Making sense of a pet food label

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pet food labelYou've just welcomed a new addition — maybe a 5-year-old dachshund or new kitten — into your home and you're getting everything in order to make your new pet comfortable. Of course, part of the comfort factor is a tasty, healthy pet food. So, you rush to the pet store, check the variety of brands and begin reading pet food labels.

What is a pet food label? 

A pet food label is a legal document regulated by the Association of American Feed Control Officials (AAFCO) and is the primary means of communication between the pet food manufacturers and pet owners.

Deciphering the label. 

Now, after reading the label, you're confused — ingredients versus nutritional facts, guaranteed analysis, an endorsement by AAFCO. What does it all mean?

We understand your frustration and confusion. 

Therefore, we'll try to help you interpret a pet food label so you can make the best purchasing decision for your dog or cat. Let's start at the top:


  • The difference between "ingredients" and "nutrients" needs to be clarified. Ingredients are the vehicles that provide nutrients, while nutrients are food components that support life and are metabolically useful. For example, lamb is an ingredient that provides nutrients such as protein, fatty acids and vitamins.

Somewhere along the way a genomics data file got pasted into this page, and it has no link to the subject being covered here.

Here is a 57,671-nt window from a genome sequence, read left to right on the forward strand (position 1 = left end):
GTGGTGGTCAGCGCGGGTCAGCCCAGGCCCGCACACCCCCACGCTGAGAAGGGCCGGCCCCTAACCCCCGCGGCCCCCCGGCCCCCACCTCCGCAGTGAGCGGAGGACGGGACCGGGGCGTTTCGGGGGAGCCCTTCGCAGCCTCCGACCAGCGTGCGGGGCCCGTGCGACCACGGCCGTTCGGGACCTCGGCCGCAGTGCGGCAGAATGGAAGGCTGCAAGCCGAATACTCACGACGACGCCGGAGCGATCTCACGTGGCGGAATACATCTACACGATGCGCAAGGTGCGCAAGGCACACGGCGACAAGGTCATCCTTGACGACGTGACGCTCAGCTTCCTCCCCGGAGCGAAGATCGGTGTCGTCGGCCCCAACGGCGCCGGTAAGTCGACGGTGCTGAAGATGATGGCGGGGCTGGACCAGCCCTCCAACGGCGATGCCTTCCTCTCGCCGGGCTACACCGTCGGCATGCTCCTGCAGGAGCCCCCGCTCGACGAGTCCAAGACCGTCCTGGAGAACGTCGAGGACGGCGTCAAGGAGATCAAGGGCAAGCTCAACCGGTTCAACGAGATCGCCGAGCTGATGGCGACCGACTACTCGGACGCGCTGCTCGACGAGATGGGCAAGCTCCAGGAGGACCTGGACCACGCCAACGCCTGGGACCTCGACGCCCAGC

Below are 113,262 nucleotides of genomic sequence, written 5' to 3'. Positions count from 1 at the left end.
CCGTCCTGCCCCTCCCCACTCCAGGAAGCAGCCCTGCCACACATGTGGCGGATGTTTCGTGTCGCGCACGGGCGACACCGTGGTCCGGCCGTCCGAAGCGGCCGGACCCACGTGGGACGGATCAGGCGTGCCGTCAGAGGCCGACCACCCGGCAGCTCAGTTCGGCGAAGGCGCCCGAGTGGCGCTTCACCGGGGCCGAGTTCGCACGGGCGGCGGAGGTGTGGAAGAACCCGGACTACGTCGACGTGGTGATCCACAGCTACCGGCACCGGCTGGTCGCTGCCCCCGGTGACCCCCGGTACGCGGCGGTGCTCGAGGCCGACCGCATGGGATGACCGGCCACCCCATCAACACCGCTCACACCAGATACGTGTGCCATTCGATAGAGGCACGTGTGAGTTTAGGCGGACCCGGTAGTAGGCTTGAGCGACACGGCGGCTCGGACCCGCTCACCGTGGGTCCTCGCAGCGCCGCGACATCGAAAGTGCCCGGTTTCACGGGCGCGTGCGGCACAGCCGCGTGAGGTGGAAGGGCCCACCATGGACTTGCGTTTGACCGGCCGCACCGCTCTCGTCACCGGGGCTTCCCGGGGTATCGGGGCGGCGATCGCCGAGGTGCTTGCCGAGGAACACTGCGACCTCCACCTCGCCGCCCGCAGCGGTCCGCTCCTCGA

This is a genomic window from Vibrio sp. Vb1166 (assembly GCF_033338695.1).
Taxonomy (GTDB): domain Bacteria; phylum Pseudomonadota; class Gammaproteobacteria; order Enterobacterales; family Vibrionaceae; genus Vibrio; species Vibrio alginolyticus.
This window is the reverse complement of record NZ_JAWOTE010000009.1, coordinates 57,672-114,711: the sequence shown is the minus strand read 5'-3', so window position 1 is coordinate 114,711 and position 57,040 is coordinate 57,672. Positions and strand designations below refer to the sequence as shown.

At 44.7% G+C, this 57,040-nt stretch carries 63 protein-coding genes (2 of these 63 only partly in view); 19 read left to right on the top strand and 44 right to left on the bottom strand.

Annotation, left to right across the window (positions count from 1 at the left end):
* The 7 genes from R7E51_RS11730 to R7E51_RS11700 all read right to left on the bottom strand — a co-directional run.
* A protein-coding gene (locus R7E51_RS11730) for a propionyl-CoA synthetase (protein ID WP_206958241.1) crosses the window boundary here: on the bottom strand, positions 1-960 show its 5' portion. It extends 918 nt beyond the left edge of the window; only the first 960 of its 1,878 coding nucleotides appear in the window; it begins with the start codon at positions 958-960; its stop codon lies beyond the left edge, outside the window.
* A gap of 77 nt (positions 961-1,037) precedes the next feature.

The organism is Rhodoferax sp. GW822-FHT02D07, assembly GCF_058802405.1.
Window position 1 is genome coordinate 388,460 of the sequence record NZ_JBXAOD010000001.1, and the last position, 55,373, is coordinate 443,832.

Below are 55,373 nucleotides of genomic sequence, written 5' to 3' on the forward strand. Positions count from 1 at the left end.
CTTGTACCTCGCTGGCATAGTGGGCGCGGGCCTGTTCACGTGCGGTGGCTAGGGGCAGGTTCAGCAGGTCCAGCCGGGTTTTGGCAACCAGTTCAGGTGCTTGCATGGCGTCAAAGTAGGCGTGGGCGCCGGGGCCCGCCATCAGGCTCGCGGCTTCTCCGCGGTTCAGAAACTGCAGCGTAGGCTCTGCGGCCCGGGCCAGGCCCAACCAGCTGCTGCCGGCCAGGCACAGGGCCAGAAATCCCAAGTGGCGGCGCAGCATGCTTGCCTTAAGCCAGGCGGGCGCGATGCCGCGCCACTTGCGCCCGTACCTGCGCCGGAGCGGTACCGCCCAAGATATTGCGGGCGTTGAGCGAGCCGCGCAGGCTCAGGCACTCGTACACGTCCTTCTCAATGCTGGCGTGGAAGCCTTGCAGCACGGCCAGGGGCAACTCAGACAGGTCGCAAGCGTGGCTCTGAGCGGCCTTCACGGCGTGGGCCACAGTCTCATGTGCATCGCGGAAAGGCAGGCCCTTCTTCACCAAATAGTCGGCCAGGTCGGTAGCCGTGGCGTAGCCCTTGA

• Ingredients are listed in descending order by weight. The high water content in chicken, beef and lamb makes these ingredients weigh more than dry ingredients such as grains, meals and vitamins, so they are often listed first.

Guaranteed Analysis

  • Indicates minimum or maximum levels of nutrients such as protein, fat, fiber and moisture.
  • Does not indicate or provide exact levels of nutrients in the pet food.
  • Is not a guarantee of the nutritional quality of the pet food.
  • Moisture levels in pet foods vary, making it nearly impossible for an average pet owner to accurately compare nutritional information.

Nutritional Adequacy Statement or "AAFCO Statement"

  • AAFCO is an organization that sets the nutritional standards for pet foods sold in the United States.
  • This legally required statement verifies the testing method used to determine nutritional adequacy.
  • The statement indicates whether the food provides complete and balanced nutrition for a specific lifestage of your pet(growth, adult, pregnant/nursing), or if the product is nutritionally adequate for all lifestages.
  • Beware if the package states the food supports "all lifestages." The product likely contains excessive levels of some nutrients necessary for the most demanding lifestage, which is growth. For example, it might contain higher levels of protein and calcium for puppies and kittens, but those levels are inappropriate for an adult or senior pet.

As a pet owner, you should know that nutritional excesses can be as harmful and are more common than nutritional deficiencies. Download a PDF of How to Read a Pet Food Label to print and take with you to the store.

Manufacturer's Toll-free Number

The package label should contain the manufacturer's name and phone number. We encourage you to call the companies to learn more about their products, including place of manufacturing, actual nutrient content, calories and palatability of your prospective pet food choice.

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